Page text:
Examining the role of neuroinflammation in major depression

Psychiatry Res. 2015 Sep 30;229(1-2):27-36. doi: 10.1016/j.psychres.2015.06.009. Epub 2015 Jun 21.


Recent findings have established a connection between inflammation and major depression and specifically the role of the hypothalamic-pituitary-adrenal (HPA) axis in depression. This article reviews clinical and experimental studies examining the role of the HPA axis, HPA hyperactivity (resulting in increased cortisol levels), as well as the proinflammatory cytokines tumor necrosis factor, C-reactive protein, and the interleukins, in depressed patients. Similarly this paper will review data supporting increased cytokine levels in depression and specifically differential effects in treatment-resistant patients, as well as potentially distinguishing in particular depression subtypes. Understanding the role of the immune system and inflammation in patients with major depression is essential in order to develop efficacious treatments potentially targeting inflammation in relation to the depression in order to reduce patient symptomatology and comorbidities.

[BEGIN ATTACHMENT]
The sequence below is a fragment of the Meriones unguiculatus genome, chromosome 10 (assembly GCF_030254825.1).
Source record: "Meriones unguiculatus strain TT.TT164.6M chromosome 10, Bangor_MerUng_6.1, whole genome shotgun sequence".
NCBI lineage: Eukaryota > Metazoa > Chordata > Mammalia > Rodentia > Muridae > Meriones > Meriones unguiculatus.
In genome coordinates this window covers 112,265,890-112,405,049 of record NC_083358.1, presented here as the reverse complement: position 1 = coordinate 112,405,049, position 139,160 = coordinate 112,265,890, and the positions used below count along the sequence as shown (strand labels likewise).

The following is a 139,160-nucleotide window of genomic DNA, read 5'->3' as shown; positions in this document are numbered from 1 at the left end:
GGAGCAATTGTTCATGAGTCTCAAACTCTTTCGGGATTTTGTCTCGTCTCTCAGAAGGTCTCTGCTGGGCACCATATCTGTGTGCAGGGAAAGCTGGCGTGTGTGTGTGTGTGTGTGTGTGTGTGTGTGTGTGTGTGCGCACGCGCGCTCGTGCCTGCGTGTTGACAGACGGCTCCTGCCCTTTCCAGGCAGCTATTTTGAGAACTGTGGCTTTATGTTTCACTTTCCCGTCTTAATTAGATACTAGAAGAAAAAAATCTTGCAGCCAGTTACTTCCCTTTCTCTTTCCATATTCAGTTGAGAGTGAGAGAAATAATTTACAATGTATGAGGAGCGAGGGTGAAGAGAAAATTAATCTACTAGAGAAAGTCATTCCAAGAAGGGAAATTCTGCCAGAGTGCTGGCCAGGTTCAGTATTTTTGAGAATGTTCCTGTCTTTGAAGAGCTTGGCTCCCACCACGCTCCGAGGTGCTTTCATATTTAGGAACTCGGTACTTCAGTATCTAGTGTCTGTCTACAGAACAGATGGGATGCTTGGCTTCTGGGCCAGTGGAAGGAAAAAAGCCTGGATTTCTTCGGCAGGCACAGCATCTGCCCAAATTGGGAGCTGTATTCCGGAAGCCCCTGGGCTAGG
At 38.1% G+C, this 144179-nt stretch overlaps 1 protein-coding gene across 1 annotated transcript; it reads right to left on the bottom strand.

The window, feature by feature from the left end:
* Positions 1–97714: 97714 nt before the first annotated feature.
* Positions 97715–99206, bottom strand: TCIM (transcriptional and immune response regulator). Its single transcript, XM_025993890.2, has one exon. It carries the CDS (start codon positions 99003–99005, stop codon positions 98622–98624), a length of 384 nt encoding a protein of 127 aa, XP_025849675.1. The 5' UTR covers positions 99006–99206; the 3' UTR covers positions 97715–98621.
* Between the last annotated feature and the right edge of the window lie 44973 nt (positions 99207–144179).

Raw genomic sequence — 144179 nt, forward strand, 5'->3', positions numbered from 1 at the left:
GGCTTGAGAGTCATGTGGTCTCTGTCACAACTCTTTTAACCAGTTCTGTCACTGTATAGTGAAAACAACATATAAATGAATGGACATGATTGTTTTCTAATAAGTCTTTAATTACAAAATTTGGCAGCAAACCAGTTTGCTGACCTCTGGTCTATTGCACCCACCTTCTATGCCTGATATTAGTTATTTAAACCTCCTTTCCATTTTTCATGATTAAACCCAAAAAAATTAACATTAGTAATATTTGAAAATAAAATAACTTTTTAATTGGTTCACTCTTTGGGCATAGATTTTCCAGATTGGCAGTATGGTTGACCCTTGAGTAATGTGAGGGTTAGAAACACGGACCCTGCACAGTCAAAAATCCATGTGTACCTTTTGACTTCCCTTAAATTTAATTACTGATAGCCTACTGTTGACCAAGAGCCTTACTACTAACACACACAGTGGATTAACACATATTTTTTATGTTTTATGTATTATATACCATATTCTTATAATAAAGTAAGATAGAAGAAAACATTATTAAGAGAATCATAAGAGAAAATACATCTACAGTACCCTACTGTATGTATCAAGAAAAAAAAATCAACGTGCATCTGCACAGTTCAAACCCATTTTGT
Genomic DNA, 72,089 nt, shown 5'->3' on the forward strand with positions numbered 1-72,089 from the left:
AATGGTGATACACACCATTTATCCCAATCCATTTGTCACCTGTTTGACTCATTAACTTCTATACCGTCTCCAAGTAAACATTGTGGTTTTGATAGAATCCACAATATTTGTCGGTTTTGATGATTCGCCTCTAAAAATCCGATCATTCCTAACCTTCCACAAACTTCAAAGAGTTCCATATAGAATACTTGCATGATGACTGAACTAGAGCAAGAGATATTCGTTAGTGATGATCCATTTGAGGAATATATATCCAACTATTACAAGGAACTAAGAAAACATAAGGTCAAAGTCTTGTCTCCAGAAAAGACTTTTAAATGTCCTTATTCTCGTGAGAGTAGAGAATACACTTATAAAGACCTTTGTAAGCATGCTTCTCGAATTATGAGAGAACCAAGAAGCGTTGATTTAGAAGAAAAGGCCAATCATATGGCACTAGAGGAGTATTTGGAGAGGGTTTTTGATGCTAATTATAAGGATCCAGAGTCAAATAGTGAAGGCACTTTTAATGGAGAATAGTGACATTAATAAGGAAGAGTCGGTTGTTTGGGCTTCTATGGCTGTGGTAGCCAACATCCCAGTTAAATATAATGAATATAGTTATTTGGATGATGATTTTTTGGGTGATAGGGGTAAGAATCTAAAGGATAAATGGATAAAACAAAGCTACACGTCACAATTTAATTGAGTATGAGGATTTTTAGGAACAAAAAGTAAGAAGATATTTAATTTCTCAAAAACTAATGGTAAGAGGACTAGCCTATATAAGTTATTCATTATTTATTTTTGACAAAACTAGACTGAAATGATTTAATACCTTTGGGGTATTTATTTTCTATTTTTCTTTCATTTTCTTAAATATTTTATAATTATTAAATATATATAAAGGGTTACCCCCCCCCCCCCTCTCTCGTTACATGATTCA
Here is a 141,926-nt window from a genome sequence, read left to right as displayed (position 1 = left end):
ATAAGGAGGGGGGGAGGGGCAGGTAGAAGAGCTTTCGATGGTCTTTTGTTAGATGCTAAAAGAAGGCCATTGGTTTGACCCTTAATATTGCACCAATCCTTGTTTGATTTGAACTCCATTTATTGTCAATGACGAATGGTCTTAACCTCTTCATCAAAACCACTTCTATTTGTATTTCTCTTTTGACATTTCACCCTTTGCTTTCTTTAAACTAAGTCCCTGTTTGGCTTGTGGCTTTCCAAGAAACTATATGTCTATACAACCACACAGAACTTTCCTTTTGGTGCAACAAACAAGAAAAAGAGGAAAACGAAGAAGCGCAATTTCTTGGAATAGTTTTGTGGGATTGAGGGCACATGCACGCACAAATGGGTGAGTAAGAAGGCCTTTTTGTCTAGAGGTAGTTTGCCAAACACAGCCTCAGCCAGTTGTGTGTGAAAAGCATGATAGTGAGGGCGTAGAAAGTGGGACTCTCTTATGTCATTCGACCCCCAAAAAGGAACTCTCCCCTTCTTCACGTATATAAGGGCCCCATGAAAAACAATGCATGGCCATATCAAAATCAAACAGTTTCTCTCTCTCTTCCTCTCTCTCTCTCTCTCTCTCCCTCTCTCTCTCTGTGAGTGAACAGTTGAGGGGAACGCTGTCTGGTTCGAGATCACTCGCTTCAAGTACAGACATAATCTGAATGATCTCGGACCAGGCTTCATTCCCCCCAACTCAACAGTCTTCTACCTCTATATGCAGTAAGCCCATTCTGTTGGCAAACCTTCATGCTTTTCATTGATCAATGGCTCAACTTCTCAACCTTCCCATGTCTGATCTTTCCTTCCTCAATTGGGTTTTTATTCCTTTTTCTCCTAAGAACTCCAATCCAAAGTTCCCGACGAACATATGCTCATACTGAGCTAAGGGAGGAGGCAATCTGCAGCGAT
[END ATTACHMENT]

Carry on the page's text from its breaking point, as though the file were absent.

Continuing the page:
Keywords: Hypothalamic pituitary adrenal axis; Inflammation; Interleukin; Major depression; Tumor necrosis factor.

Publication types

  • Review

MeSH terms

  • C-Reactive Protein / metabolism
  • Depressive Disorder, Major / diagnosis
  • Depressive Disorder, Major / immunology*
  • Early Diagnosis
  • Humans
  • Hypothalamo-Hypophyseal System / physiopathology
  • Inflammation Mediators / blood*
  • Interleukin-6 / blood
  • Pituitary-Adrenal System / physiopathology
  • Statistics as Topic
  • Tumor Necrosis Factor-alpha / blood


  • Inflammation Mediators
  • Interleukin-6
  • Tumor Necrosis Factor-alpha
  • C-Reactive Protein